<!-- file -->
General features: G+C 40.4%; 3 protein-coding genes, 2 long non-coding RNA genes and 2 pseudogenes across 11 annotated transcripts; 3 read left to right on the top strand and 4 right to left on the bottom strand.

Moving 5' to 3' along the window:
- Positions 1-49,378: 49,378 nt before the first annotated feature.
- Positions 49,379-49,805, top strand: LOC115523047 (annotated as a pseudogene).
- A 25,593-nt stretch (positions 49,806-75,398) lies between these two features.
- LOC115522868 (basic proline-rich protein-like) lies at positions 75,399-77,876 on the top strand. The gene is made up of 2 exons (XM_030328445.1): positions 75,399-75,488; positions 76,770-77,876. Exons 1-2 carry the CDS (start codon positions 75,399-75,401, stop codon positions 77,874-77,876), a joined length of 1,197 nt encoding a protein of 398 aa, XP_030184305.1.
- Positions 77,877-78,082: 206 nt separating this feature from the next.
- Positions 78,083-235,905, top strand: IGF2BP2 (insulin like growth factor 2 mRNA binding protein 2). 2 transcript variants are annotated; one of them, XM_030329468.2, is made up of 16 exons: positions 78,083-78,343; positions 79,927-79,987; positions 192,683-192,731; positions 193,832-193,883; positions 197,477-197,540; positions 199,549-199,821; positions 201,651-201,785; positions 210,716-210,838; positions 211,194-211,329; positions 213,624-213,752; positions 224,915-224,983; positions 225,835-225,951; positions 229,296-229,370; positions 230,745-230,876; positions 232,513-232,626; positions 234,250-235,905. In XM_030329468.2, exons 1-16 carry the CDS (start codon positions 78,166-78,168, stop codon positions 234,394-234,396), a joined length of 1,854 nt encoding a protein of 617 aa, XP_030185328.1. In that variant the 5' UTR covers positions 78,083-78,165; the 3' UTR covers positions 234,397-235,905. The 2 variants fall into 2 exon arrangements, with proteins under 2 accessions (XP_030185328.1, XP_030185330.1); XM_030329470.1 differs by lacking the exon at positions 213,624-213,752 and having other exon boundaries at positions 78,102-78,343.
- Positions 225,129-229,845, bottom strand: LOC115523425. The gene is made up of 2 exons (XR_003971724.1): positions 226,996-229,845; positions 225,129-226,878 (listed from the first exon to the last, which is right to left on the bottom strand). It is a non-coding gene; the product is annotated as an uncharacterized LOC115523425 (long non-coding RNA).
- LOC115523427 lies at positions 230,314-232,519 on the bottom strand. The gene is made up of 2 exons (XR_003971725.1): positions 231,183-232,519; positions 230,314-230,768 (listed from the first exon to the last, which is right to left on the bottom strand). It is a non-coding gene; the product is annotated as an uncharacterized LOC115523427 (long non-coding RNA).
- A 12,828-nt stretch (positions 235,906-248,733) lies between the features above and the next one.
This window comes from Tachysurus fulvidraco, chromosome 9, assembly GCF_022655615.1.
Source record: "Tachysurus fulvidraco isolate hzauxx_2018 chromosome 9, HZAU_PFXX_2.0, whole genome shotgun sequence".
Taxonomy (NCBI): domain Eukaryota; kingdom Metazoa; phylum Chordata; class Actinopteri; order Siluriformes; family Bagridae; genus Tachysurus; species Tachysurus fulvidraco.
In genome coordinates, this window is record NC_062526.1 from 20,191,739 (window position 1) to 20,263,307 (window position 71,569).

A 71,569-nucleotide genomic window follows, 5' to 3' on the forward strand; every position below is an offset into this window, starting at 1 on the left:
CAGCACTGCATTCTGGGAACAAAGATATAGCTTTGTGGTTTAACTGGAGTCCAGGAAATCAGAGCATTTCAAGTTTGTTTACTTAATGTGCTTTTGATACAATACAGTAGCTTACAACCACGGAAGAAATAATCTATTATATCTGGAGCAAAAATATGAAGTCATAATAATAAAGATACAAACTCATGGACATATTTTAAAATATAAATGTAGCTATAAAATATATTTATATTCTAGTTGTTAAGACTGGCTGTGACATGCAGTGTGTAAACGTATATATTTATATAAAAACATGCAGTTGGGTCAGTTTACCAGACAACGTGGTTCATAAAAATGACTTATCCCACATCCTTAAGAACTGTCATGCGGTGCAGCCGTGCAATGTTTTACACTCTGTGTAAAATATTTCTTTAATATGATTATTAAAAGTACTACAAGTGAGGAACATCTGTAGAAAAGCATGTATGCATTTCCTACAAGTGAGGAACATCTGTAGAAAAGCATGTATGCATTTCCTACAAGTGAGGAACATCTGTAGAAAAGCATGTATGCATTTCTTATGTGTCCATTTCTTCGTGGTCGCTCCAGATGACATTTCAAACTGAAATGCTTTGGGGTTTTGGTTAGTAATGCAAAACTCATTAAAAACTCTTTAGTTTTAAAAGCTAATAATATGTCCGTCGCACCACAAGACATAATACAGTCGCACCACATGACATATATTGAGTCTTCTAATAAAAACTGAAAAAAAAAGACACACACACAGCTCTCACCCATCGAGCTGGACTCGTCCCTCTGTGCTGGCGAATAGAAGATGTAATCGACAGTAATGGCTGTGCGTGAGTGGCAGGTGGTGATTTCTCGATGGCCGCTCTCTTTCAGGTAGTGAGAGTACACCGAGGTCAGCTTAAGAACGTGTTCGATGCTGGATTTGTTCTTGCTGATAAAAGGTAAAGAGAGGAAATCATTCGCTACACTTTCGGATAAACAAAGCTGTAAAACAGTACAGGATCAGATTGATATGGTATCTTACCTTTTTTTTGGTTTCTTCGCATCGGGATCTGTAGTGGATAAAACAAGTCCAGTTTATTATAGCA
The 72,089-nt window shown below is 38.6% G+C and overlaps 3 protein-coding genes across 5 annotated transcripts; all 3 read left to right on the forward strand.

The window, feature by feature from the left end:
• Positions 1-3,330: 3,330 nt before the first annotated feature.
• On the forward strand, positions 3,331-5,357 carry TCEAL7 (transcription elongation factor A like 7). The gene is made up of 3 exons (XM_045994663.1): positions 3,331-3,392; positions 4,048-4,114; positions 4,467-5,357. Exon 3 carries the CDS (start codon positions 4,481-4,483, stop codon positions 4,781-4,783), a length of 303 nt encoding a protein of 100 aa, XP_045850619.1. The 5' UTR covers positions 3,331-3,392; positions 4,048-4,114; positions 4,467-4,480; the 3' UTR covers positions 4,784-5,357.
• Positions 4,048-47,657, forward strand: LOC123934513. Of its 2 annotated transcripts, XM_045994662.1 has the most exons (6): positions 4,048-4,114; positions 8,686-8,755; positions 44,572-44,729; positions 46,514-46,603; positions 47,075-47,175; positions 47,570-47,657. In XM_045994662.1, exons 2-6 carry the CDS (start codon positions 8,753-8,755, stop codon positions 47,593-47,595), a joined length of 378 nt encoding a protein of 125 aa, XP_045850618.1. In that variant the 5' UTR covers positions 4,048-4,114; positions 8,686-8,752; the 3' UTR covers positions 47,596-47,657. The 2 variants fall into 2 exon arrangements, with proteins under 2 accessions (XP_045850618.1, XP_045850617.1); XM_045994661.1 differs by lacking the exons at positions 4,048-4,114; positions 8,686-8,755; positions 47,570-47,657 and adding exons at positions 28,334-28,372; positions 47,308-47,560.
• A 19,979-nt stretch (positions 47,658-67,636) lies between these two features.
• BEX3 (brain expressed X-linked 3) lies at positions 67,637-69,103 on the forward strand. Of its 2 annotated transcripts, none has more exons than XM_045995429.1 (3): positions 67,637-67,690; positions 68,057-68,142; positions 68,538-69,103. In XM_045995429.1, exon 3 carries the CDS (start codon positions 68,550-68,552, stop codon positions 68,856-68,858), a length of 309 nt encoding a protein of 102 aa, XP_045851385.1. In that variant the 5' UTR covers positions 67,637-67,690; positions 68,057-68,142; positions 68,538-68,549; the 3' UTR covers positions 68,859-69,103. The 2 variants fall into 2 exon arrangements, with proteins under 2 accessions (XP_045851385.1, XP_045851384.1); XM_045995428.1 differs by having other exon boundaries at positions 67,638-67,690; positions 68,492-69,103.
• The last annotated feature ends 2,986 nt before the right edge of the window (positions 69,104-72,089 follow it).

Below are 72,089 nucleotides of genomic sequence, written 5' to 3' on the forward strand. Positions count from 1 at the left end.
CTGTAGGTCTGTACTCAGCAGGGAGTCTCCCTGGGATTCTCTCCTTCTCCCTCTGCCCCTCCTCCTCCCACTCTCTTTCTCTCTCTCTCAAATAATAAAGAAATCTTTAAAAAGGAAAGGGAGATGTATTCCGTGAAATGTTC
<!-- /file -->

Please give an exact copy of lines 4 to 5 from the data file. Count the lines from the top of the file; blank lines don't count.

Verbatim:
- Positions 49,379-49,805, top strand: LOC115523047 (annotated as a pseudogene).
- A 25,593-nt stretch (positions 49,806-75,398) lies between these two features.